The swimming warning that was in place for Pandora Pond in Napier was downgraded to "caution advised" on Tuesday.

The Hawke's Bay District Health Board's medical officer of health, Dr Nicholas Jones, said the swimming warning was downgraded after consistent water sample results that were within safe recreational water guidelines.

Dr Jones said a decision had been made to leave the pond at a cautionary status as levels could fluctuate after heavy rain.

"On balance we believe the chances of illness from swimming, sailing or kayaking at Pandora are low, providing people avoid using it for three days after rainfall."

"Caution advised" means that overall the pond is considered a moderate infection risk.

People should avoid swimming in the water for at least two or three days after heavy rain or if the water appears discoloured.


The pond has been closed and reopened several times throughout the summer after high bacteria readings.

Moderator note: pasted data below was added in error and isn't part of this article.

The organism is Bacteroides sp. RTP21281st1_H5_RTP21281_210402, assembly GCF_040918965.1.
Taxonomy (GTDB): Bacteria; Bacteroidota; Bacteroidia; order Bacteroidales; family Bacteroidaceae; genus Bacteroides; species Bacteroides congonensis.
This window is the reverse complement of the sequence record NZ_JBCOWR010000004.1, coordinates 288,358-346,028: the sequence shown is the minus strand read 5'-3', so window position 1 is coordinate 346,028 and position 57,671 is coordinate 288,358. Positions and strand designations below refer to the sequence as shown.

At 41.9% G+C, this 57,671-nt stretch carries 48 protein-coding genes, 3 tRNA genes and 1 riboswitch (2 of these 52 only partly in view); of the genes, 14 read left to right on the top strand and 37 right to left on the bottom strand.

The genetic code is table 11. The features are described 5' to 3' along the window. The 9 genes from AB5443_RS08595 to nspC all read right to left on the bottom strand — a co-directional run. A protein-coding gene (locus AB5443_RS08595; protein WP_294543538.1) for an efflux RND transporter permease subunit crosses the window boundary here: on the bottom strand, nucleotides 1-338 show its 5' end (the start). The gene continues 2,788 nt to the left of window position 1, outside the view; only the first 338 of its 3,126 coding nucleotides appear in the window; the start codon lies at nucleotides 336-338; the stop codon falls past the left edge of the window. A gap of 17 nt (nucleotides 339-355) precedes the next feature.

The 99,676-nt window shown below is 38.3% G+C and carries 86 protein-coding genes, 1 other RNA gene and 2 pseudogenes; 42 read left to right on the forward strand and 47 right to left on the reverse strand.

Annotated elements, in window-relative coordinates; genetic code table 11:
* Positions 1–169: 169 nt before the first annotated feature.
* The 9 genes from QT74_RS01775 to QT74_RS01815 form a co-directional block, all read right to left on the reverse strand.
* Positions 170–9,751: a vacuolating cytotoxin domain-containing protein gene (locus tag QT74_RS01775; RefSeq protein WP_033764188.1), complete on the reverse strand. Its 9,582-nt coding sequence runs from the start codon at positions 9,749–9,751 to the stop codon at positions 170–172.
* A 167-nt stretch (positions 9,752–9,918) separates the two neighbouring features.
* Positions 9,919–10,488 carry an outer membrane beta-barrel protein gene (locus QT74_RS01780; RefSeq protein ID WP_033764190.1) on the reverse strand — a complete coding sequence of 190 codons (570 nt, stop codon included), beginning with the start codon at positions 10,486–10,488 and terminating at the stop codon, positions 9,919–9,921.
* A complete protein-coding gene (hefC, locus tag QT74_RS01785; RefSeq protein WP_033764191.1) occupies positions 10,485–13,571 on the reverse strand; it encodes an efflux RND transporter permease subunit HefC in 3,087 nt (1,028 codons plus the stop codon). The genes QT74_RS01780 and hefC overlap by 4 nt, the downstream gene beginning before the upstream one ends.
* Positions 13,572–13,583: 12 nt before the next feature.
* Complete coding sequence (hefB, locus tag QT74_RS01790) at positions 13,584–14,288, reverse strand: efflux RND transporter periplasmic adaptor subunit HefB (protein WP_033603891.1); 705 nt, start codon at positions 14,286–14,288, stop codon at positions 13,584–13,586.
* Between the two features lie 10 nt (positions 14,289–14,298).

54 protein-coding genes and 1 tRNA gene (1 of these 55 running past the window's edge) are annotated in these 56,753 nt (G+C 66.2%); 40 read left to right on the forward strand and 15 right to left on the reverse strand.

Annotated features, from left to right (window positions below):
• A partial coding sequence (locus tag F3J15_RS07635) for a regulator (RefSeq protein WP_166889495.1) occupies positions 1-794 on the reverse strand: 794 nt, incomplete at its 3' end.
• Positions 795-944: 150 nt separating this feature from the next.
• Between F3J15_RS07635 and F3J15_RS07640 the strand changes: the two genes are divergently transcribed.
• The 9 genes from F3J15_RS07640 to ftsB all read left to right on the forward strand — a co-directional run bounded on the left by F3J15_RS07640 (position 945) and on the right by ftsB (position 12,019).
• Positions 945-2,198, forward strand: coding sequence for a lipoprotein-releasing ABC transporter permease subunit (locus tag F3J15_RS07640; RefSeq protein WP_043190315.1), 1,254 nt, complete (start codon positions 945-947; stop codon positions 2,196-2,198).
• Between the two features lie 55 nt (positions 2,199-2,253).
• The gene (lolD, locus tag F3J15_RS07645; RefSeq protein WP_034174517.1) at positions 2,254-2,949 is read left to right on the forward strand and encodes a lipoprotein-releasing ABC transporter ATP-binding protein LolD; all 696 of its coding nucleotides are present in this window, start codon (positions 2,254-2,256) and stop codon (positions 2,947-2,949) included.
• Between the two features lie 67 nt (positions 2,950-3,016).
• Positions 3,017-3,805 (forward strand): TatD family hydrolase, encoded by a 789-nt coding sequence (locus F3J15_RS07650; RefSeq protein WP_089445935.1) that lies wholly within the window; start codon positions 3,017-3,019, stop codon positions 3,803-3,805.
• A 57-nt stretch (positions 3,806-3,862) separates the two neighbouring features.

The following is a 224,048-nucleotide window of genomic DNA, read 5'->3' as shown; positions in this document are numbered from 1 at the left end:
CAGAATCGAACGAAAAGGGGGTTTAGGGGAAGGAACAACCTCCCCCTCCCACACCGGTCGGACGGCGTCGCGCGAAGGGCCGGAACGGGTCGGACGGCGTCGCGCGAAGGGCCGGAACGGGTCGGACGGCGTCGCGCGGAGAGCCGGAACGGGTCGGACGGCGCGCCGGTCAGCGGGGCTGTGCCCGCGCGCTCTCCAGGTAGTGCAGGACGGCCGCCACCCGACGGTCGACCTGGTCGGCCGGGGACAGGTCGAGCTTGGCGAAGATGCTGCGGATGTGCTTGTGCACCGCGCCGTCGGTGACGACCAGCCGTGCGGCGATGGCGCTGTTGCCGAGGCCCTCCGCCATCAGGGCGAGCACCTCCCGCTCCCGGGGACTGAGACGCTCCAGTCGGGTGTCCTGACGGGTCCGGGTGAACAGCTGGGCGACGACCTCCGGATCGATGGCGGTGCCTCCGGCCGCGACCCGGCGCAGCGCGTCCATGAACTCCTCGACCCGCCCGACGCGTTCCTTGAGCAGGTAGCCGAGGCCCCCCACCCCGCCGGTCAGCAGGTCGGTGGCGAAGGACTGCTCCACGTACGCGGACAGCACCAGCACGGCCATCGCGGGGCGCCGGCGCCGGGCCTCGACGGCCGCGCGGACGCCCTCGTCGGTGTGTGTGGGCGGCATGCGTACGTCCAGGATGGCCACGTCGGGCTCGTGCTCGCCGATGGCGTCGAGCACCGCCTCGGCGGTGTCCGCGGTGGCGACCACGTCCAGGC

Last week Pandora Kayaks owner Van Chan Jack was pleading for something to be done to reopen Pandora Pond as its closure had stung his business so badly he couldn't pay rent.

Hawke's Bay Regional Council senior coastal quality scientist Anna Madarasz-Smith said the council had done extensive sampling from the railway bridge to the inner harbour and had not yet found the source of the contamination that closed the pond most recently.

However it was working on what the contributing factors could be.

"Some avian, or bird contamination has been found but that would be expected in an estuary such as Ahuriri and [the council] certainly doesn't have the full picture yet," said Ms Madarasz-Smith.

She said further test results are expected within the next month, which may help shed some more light on the issue.

Dr Jones said several factors had most likely contributed to the contamination such as bird droppings, high numbers of people using the pond over hot summer days resulting in reports of human excrement (for example, dirty nappies) and stormwater discharges related to heavy rainfall.

He said because the council's annual monitoring season had now finished for summer people needed to always check fresh waterways before swimming in them and avoid them after heavy rain.

"A quick test that people can do on the spot to check the water is clear is to see whether their feet are visible when knee-deep in the water. It is also a good idea to check one of the weather websites for local rainfall information over the last few days," he said.

People can visit the council's website or the for water quality information on fresh waterways and swimming.